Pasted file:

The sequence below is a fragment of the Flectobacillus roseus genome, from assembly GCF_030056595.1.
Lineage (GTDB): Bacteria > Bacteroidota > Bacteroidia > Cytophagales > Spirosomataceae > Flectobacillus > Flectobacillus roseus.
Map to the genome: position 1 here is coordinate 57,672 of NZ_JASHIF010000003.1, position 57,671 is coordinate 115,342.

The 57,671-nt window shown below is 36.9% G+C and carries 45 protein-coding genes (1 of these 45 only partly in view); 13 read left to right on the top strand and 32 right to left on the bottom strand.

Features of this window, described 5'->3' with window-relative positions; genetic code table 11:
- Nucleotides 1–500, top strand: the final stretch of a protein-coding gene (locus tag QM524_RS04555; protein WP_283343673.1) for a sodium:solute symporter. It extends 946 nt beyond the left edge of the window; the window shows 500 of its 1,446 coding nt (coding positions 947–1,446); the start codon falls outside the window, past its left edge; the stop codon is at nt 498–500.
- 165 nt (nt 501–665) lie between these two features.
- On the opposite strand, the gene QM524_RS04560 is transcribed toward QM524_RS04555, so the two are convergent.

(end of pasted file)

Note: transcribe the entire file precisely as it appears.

The sequence below is a fragment of the Flectobacillus roseus genome, from assembly GCF_030056595.1.
Lineage (GTDB): Bacteria > Bacteroidota > Bacteroidia > Cytophagales > Spirosomataceae > Flectobacillus > Flectobacillus roseus.
Map to the genome: position 1 here is coordinate 57,672 of NZ_JASHIF010000003.1, position 57,671 is coordinate 115,342.

The 57,671-nt window shown below is 36.9% G+C and carries 45 protein-coding genes (1 of these 45 only partly in view); 13 read left to right on the top strand and 32 right to left on the bottom strand.

Features of this window, described 5'->3' with window-relative positions; genetic code table 11:
- Nucleotides 1–500, top strand: the final stretch of a protein-coding gene (locus tag QM524_RS04555; protein WP_283343673.1) for a sodium:solute symporter. It extends 946 nt beyond the left edge of the window; the window shows 500 of its 1,446 coding nt (coding positions 947–1,446); the start codon falls outside the window, past its left edge; the stop codon is at nt 498–500.
- 165 nt (nt 501–665) lie between these two features.
- On the opposite strand, the gene QM524_RS04560 is transcribed toward QM524_RS04555, so the two are convergent.